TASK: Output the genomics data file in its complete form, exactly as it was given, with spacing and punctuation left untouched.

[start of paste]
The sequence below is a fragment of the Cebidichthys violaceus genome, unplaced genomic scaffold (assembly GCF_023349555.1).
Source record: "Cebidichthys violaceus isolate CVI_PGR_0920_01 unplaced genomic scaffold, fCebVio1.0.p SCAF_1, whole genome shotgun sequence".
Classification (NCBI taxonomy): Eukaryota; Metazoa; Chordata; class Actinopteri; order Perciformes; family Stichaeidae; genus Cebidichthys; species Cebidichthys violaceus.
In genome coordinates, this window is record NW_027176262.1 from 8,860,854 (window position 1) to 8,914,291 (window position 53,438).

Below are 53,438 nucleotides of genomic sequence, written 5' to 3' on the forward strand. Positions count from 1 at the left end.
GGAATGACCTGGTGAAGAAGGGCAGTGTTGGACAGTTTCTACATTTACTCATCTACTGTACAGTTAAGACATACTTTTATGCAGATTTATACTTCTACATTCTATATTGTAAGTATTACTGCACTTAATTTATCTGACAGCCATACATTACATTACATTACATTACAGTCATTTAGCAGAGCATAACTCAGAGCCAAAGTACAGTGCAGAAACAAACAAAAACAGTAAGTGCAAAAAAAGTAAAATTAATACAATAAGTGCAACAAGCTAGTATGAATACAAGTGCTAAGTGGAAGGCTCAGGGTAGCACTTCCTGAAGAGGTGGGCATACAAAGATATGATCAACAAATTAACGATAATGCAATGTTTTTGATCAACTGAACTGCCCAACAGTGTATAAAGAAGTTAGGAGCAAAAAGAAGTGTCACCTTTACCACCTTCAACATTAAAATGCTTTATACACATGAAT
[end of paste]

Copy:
The sequence below is a fragment of the Cebidichthys violaceus genome, unplaced genomic scaffold (assembly GCF_023349555.1).
Source record: "Cebidichthys violaceus isolate CVI_PGR_0920_01 unplaced genomic scaffold, fCebVio1.0.p SCAF_1, whole genome shotgun sequence".
Classification (NCBI taxonomy): Eukaryota; Metazoa; Chordata; class Actinopteri; order Perciformes; family Stichaeidae; genus Cebidichthys; species Cebidichthys violaceus.
In genome coordinates, this window is record NW_027176262.1 from 8,860,854 (window position 1) to 8,914,291 (window position 53,438).

Below are 53,438 nucleotides of genomic sequence, written 5' to 3' on the forward strand. Positions count from 1 at the left end.
GGAATGACCTGGTGAAGAAGGGCAGTGTTGGACAGTTTCTACATTTACTCATCTACTGTACAGTTAAGACATACTTTTATGCAGATTTATACTTCTACATTCTATATTGTAAGTATTACTGCACTTAATTTATCTGACAGCCATACATTACATTACATTACATTACAGTCATTTAGCAGAGCATAACTCAGAGCCAAAGTACAGTGCAGAAACAAACAAAAACAGTAAGTGCAAAAAAAGTAAAATTAATACAATAAGTGCAACAAGCTAGTATGAATACAAGTGCTAAGTGGAAGGCTCAGGGTAGCACTTCCTGAAGAGGTGGGCATACAAAGATATGATCAACAAATTAACGATAATGCAATGTTTTTGATCAACTGAACTGCCCAACAGTGTATAAAGAAGTTAGGAGCAAAAAGAAGTGTCACCTTTACCACCTTCAACATTAAAATGCTTTATACACATGAAT